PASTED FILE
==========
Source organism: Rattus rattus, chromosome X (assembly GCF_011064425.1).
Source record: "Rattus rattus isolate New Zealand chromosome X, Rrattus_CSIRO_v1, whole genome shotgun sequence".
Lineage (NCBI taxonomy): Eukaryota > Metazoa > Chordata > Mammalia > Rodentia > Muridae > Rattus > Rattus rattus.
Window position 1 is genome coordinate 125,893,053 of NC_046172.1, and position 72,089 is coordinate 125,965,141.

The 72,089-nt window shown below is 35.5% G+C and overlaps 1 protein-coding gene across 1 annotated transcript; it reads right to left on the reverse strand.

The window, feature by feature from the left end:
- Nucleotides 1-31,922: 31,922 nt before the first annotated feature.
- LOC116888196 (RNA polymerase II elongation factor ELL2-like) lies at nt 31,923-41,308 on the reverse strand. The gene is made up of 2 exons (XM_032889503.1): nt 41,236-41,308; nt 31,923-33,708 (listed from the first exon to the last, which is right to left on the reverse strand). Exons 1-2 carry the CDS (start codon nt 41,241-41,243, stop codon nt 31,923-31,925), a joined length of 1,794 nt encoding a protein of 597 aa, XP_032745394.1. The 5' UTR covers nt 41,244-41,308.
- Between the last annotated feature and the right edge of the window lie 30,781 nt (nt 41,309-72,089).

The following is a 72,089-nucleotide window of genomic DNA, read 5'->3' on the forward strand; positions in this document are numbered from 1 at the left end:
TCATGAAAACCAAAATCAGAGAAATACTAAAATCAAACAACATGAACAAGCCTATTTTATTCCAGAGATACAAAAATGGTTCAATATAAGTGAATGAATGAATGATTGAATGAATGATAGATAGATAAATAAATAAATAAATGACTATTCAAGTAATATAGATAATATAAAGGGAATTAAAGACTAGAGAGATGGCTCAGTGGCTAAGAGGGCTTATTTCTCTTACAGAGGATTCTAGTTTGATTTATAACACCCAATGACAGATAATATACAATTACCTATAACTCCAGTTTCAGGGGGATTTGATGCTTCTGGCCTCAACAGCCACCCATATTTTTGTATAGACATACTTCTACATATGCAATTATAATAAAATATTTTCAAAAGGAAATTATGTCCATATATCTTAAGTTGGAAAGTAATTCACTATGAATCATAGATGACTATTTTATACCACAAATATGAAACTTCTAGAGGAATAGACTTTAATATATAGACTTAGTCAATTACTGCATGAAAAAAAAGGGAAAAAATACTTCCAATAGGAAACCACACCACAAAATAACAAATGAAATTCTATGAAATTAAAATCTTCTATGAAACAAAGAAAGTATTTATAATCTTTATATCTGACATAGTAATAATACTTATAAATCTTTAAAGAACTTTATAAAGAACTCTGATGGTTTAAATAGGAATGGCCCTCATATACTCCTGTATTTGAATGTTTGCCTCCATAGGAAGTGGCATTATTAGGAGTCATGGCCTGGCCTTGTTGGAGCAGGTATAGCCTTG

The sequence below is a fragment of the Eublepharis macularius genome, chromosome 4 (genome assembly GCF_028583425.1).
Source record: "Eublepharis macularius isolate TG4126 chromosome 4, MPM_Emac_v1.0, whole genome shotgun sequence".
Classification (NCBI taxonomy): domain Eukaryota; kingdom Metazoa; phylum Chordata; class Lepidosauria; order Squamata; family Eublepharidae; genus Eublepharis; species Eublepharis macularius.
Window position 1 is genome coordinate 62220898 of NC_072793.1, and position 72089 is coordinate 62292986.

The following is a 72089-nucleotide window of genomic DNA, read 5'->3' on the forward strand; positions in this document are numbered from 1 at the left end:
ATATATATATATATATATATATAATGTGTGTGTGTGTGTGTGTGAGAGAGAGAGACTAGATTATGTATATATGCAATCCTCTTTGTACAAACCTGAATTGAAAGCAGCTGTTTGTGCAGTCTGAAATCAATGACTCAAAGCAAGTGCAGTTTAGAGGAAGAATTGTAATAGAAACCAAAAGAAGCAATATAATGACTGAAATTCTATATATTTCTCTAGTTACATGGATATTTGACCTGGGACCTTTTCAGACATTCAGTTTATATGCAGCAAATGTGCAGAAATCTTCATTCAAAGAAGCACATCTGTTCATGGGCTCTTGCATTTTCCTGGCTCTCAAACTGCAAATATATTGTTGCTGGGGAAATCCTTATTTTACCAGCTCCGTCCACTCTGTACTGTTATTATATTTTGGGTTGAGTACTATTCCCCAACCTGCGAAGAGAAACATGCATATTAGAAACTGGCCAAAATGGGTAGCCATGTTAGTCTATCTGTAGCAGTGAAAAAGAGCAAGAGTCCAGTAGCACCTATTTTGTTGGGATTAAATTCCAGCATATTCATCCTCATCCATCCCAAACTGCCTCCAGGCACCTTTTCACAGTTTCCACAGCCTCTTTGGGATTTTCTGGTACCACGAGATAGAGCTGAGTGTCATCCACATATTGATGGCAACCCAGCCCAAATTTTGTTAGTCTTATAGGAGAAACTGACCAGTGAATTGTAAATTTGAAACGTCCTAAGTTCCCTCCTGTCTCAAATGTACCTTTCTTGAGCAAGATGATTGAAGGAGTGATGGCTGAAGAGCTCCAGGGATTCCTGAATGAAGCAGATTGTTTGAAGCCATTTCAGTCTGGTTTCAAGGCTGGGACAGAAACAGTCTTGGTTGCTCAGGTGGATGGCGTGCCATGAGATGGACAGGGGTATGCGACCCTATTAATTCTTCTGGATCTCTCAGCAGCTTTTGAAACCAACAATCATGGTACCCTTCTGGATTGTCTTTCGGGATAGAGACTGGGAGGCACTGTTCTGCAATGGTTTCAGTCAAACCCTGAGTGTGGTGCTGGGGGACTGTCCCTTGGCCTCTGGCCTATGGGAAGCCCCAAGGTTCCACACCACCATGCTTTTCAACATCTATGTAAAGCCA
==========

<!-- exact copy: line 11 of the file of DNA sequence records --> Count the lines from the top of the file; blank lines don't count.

TCATGAAAACCAAAATCAGAGAAATACTAAAATCAAACAACATGAACAAGCCTATTTTATTCCAGAGATACAAAAATGGTTCAATATAAGTGAATGAATGAATGATTGAATGAATGATAGATAGATAAATAAATAAATAAATGACTATTCAAGTAATATAGATAATATAAAGGGAATTAAAGACTAGAGAGATGGCTCAGTGGCTAAGAGGGCTTATTTCTCTTACAGAGGATTCTAGTTTGATTTATAACACCCAATGACAGATAATATACAATTACCTATAACTCCAGTTTCAGGGGGATTTGATGCTTCTGGCCTCAACAGCCACCCATATTTTTGTATAGACATACTTCTACATATGCAATTATAATAAAATATTTTCAAAAGGAAATTATGTCCATATATCTTAAGTTGGAAAGTAATTCACTATGAATCATAGATGACTATTTTATACCACAAATATGAAACTTCTAGAGGAATAGACTTTAATATATAGACTTAGTCAATTACTGCATGAAAAAAAAGGGAAAAAATACTTCCAATAGGAAACCACACCACAAAATAACAAATGAAATTCTATGAAATTAAAATCTTCTATGAAACAAAGAAAGTATTTATAATCTTTATATCTGACATAGTAATAATACTTATAAATCTTTAAAGAACTTTATAAAGAACTCTGATGGTTTAAATAGGAATGGCCCTCATATACTCCTGTATTTGAATGTTTGCCTCCATAGGAAGTGGCATTATTAGGAGTCATGGCCTGGCCTTGTTGGAGCAGGTATAGCCTTG